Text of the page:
Monday, December 4, 2017

Letting Go, pt. 2

If you haven't yet read the post I did a few weeks ago about letting go, you can have a look here! Part two brings in perspectives from some more people - a huge thanks to my contributors!



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From the time I was born, my nana and grandpa have always been a major part of my life. My grandpa would pick me up three days per week from school and gladly bring me to 7-11 for a classic blue raspberry Slurpee. I would go back to their home and my nana would often have sticky buns and make me a grilled ham and cheese sandwich for dinner. I grew up learning how to play cards from my grandpa on the engraved card holder that he built in his workshop. I learned how to be kind from my nana and to appreciate the small things in life. These two individuals are the most selfless individuals I have ever met. I am proud to call them my grandparents.
My nana was the first to pass away, while I was a sophomore in high school. For my entire life she had been living with multiple sclerosis – she had lived for so long in so much pain but not once can I remember her complaining. It was difficult to lose her, but I believe everyone in my family understood that for the first time in years she would no longer be in pain. There was a sort of comfort in these thoughts that brought us all closer. Even for my grandpa, who had been married to her for almost 50 years, I could sense a sad relief knowing that she was able to feel better than she had in a very long time. In my eyes, this was one of the most selfless acts and I admire him for saying goodbye so gracefully and with such bravery for him to carry on with his new life. 

My grandpa passed away my junior year of college. He had congestive heart failure and his heart was failing him as time passed by, but his mind was the same as it had ever been. He had been playing cards every week with friends, attended every Lion’s Club meeting and would never miss an event. He never failed to call my mother to say goodnight and chat every night at 9:00. My parents, brother, and I went to visit him on his last day and spent time catching up, joking about life, hearing him sing some Irish diddies and tell a few of his countless Irish riddles. None of us really knew it was his last day, but I believe he expected it more than anyone. He called every one of his friends that day to thoroughly enjoy one more conversation and unknowingly say his farewell. He ate the ice cream sundae which he had been eagerly awaiting all week and passed away in his sleep.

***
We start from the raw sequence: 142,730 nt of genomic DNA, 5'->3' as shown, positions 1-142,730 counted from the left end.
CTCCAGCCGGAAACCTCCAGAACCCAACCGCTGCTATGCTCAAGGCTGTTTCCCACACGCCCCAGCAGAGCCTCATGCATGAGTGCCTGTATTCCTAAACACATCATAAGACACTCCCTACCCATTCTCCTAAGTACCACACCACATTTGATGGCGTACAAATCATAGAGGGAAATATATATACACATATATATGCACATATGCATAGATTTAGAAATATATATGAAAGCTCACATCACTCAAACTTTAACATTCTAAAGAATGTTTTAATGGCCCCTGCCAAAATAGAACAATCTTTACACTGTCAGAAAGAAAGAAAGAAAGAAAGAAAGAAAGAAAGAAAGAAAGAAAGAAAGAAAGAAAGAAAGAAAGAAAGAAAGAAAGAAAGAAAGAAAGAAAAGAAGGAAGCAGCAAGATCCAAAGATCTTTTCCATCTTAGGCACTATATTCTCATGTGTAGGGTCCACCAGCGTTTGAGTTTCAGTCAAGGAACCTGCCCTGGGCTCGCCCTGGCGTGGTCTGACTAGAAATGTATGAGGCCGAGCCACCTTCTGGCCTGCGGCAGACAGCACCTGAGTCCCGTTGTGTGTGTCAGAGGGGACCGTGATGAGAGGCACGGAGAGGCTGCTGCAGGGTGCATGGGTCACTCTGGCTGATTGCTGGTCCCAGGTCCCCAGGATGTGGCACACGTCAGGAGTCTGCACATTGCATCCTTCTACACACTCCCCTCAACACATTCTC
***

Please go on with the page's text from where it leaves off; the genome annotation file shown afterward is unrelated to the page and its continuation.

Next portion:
Somewhere, my grandpa is dancing with my nana - he with a glimmer in his eye and she smiling so candidly in an elegant dress. Though it has been years now, there are times that I miss them so strongly I can barely keep it inside. These nostalgic feelings are paired with the fond memories I share with the rest of my family. I admire and aspire to have grace and strength like my grandpa to say goodbye, but it’s a work in progress. So I find myself passing by a silk scarf or watching an old “I Love Lucy” re-run or hearing an old Irish diddy, and the two of them live on within me.

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In the context of relationships, I’ve found that there are two sides to letting go. The first is where you consciously have to make the decision to let go of someone, and the second where the decision is made for you (be it down to another person’s decision or just circumstance).

Having experienced both angles, I think making a conscious decision to let go is the more difficult side to deal with. The mere fact that this is something you’re deliberating highlights the fact that there’s an internal conflict you’re facing – and being in this state of uncertainty I think is in itself the issue. While letting go isn’t a decision that’s easy or something that should be taken lightly, being lost in the middle is probably worse than making the ‘wrong’ decision. The way I see it, 50% of the time you’ll make the right choice and the other 50% will still give you a second chance – humans are an extremely forgiving species, and life gives you new opportunities every day. Meanwhile not choosing to pick a side leaves you wrong 100% of the time!

Being on the receiving end of a decision to let go is something I’ve actually found to be much easier. While it may be harsher and more intense, it’s also cleaner. From the receiving end, I was (eventually) able to take comfort in the fact that some things were out of my hands and therefore I couldn’t have any regrets for the things I could not control. All that was left to do was to go through the motions that followed and come out the other side.

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It’s easy to lose sight of reality when the relationship you’re letting go off is with someone who has increasingly become such a core part of your identity.

The situation by default is typically very emotionally charged and it’s hard to see past emotions with clarity of judgement.

My advice would be to reason the relationship out with logic and confide in someone if it makes this process of being objective with yourself any easier... the sooner you are able to accept that letting go is the best way forward, the easier it will be for you to overcome the accompanying discomfort that the change will bring.

Lastly, never let the storms of the past discolour your experience of the present - especially when it comes to seeking out new relationships.

Being let down or disappointed once, twice or even thrice is not reason enough to deny the world from benefiting from everything you have to share! Because remember: you are MORE than worth it.

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